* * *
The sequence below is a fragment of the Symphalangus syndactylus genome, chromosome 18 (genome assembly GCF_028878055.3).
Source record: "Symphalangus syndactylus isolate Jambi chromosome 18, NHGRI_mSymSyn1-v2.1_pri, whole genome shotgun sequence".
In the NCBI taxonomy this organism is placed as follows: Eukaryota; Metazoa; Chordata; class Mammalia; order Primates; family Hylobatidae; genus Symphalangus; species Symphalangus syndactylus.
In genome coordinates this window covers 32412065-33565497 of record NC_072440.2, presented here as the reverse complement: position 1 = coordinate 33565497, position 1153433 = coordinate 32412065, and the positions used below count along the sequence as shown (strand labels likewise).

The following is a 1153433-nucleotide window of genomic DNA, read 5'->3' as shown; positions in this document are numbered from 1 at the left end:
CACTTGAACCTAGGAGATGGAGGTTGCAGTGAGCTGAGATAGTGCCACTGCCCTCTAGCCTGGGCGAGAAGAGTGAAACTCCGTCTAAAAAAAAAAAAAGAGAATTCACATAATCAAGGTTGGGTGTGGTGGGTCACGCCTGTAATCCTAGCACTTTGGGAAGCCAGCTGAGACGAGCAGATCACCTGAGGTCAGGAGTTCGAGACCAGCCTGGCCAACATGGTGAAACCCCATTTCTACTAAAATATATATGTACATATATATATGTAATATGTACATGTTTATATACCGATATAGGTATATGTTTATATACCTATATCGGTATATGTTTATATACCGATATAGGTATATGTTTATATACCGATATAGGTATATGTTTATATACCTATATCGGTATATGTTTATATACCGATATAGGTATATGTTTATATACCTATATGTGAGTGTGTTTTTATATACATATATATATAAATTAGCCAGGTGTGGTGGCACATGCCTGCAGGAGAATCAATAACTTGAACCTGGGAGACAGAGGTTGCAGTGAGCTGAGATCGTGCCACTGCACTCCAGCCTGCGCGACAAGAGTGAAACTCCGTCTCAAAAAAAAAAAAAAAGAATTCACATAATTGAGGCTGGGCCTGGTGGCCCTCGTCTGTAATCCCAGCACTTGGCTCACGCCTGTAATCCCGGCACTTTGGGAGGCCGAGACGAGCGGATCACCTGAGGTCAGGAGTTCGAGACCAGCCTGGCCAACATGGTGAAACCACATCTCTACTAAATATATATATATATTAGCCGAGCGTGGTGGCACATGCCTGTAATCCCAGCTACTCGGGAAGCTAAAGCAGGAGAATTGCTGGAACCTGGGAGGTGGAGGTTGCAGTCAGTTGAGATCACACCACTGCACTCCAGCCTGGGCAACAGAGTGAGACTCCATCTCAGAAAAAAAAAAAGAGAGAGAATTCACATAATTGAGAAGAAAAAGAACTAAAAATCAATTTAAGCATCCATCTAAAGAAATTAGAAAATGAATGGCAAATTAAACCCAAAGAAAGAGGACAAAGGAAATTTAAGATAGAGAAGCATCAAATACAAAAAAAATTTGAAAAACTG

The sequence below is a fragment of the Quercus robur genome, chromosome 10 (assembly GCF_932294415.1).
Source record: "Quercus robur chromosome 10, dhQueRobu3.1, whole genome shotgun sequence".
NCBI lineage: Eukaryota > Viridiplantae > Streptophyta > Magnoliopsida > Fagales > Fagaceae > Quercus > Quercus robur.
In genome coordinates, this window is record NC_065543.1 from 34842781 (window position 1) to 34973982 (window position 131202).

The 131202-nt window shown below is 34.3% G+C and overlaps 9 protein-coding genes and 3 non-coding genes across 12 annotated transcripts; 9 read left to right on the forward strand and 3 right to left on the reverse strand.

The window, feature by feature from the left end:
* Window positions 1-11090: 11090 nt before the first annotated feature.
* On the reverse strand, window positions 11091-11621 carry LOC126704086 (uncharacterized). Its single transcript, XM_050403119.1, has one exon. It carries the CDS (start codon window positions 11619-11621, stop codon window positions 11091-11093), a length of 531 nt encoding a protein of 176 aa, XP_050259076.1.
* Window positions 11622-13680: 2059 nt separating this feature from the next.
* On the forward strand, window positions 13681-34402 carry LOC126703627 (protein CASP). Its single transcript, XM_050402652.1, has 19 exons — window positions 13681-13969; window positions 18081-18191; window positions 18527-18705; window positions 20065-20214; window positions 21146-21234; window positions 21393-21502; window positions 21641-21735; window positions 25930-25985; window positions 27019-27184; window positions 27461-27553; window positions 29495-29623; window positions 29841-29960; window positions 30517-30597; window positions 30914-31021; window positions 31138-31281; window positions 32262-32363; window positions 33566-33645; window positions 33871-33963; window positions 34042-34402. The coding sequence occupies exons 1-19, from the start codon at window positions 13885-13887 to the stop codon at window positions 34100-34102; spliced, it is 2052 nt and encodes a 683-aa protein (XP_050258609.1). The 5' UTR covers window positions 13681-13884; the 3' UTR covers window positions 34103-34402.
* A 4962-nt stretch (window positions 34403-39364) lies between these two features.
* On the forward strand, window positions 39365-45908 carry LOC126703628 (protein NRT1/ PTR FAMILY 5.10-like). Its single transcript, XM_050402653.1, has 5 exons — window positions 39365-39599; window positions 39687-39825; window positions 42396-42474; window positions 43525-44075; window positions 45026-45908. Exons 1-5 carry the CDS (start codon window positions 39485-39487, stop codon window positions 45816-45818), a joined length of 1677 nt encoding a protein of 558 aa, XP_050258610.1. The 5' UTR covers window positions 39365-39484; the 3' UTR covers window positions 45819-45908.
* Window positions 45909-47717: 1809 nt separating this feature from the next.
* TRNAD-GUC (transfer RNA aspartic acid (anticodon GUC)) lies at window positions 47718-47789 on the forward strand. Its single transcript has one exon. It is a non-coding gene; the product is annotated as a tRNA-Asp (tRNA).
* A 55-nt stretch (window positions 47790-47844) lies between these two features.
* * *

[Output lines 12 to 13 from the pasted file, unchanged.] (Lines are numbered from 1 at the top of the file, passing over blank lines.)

The window, feature by feature from the left end:
* Window positions 1-11090: 11090 nt before the first annotated feature.